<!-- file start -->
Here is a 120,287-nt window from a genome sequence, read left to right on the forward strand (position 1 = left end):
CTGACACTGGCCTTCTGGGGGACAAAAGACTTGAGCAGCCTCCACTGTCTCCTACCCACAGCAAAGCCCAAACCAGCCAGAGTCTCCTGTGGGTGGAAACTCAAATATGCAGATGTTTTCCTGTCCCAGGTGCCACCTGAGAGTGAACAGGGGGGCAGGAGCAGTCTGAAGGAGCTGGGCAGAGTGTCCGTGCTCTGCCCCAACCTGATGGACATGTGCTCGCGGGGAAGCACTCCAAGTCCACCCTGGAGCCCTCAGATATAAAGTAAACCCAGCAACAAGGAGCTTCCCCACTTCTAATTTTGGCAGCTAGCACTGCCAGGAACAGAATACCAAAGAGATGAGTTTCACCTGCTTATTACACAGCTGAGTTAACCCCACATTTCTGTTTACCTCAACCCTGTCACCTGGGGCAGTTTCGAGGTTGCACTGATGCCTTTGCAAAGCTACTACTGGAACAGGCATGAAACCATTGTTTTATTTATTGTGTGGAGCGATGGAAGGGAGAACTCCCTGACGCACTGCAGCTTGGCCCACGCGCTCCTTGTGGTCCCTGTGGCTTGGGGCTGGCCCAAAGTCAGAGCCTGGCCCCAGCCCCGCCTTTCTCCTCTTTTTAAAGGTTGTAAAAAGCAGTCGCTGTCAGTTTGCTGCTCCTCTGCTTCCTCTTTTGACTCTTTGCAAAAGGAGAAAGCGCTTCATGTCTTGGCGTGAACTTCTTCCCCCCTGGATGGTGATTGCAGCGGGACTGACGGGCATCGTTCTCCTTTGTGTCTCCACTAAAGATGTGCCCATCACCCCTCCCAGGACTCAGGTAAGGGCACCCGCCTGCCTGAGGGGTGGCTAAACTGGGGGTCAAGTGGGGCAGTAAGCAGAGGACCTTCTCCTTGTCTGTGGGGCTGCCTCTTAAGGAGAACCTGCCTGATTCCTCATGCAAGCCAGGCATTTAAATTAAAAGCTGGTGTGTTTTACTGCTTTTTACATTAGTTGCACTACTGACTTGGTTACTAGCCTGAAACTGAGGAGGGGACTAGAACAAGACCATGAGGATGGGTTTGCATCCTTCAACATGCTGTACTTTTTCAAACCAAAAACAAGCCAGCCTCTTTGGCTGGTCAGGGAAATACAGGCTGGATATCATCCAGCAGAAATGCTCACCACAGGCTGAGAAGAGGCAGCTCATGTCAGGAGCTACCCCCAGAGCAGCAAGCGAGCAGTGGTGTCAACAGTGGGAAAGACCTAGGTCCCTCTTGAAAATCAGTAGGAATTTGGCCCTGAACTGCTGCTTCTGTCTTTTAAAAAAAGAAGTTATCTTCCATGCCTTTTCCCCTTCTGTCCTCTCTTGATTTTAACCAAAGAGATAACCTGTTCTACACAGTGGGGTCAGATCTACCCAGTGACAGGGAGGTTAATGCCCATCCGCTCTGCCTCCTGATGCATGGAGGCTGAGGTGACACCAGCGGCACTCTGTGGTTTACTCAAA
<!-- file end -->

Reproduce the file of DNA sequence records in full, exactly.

Here is a 120,287-nt window from a genome sequence, read left to right on the forward strand (position 1 = left end):
CTGACACTGGCCTTCTGGGGGACAAAAGACTTGAGCAGCCTCCACTGTCTCCTACCCACAGCAAAGCCCAAACCAGCCAGAGTCTCCTGTGGGTGGAAACTCAAATATGCAGATGTTTTCCTGTCCCAGGTGCCACCTGAGAGTGAACAGGGGGGCAGGAGCAGTCTGAAGGAGCTGGGCAGAGTGTCCGTGCTCTGCCCCAACCTGATGGACATGTGCTCGCGGGGAAGCACTCCAAGTCCACCCTGGAGCCCTCAGATATAAAGTAAACCCAGCAACAAGGAGCTTCCCCACTTCTAATTTTGGCAGCTAGCACTGCCAGGAACAGAATACCAAAGAGATGAGTTTCACCTGCTTATTACACAGCTGAGTTAACCCCACATTTCTGTTTACCTCAACCCTGTCACCTGGGGCAGTTTCGAGGTTGCACTGATGCCTTTGCAAAGCTACTACTGGAACAGGCATGAAACCATTGTTTTATTTATTGTGTGGAGCGATGGAAGGGAGAACTCCCTGACGCACTGCAGCTTGGCCCACGCGCTCCTTGTGGTCCCTGTGGCTTGGGGCTGGCCCAAAGTCAGAGCCTGGCCCCAGCCCCGCCTTTCTCCTCTTTTTAAAGGTTGTAAAAAGCAGTCGCTGTCAGTTTGCTGCTCCTCTGCTTCCTCTTTTGACTCTTTGCAAAAGGAGAAAGCGCTTCATGTCTTGGCGTGAACTTCTTCCCCCCTGGATGGTGATTGCAGCGGGACTGACGGGCATCGTTCTCCTTTGTGTCTCCACTAAAGATGTGCCCATCACCCCTCCCAGGACTCAGGTAAGGGCACCCGCCTGCCTGAGGGGTGGCTAAACTGGGGGTCAAGTGGGGCAGTAAGCAGAGGACCTTCTCCTTGTCTGTGGGGCTGCCTCTTAAGGAGAACCTGCCTGATTCCTCATGCAAGCCAGGCATTTAAATTAAAAGCTGGTGTGTTTTACTGCTTTTTACATTAGTTGCACTACTGACTTGGTTACTAGCCTGAAACTGAGGAGGGGACTAGAACAAGACCATGAGGATGGGTTTGCATCCTTCAACATGCTGTACTTTTTCAAACCAAAAACAAGCCAGCCTCTTTGGCTGGTCAGGGAAATACAGGCTGGATATCATCCAGCAGAAATGCTCACCACAGGCTGAGAAGAGGCAGCTCATGTCAGGAGCTACCCCCAGAGCAGCAAGCGAGCAGTGGTGTCAACAGTGGGAAAGACCTAGGTCCCTCTTGAAAATCAGTAGGAATTTGGCCCTGAACTGCTGCTTCTGTCTTTTAAAAAAAGAAGTTATCTTCCATGCCTTTTCCCCTTCTGTCCTCTCTTGATTTTAACCAAAGAGATAACCTGTTCTACACAGTGGGGTCAGATCTACCCAGTGACAGGGAGGTTAATGCCCATCCGCTCTGCCTCCTGATGCATGGAGGCTGAGGTGACACCAGCGGCACTCTGTGGTTTACTCAAA